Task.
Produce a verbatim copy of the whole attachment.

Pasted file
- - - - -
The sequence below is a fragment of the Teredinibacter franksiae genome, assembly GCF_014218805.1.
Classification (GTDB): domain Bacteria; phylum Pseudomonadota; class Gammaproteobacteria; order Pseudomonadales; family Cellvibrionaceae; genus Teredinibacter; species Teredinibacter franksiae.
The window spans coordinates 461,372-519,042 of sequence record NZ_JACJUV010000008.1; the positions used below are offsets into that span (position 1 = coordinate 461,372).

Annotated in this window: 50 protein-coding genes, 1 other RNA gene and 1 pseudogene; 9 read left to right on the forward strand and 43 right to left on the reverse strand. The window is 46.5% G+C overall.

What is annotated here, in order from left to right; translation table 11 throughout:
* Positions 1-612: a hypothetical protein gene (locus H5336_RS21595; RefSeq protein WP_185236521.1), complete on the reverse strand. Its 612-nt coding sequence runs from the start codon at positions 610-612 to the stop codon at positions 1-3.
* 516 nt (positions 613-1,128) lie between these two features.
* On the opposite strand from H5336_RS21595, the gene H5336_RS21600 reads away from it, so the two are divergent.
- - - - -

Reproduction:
The sequence below is a fragment of the Teredinibacter franksiae genome, assembly GCF_014218805.1.
Classification (GTDB): domain Bacteria; phylum Pseudomonadota; class Gammaproteobacteria; order Pseudomonadales; family Cellvibrionaceae; genus Teredinibacter; species Teredinibacter franksiae.
The window spans coordinates 461,372-519,042 of sequence record NZ_JACJUV010000008.1; the positions used below are offsets into that span (position 1 = coordinate 461,372).

Annotated in this window: 50 protein-coding genes, 1 other RNA gene and 1 pseudogene; 9 read left to right on the forward strand and 43 right to left on the reverse strand. The window is 46.5% G+C overall.

What is annotated here, in order from left to right; translation table 11 throughout:
* Positions 1-612: a hypothetical protein gene (locus H5336_RS21595; RefSeq protein WP_185236521.1), complete on the reverse strand. Its 612-nt coding sequence runs from the start codon at positions 610-612 to the stop codon at positions 1-3.
* 516 nt (positions 613-1,128) lie between these two features.
* On the opposite strand from H5336_RS21595, the gene H5336_RS21600 reads away from it, so the two are divergent.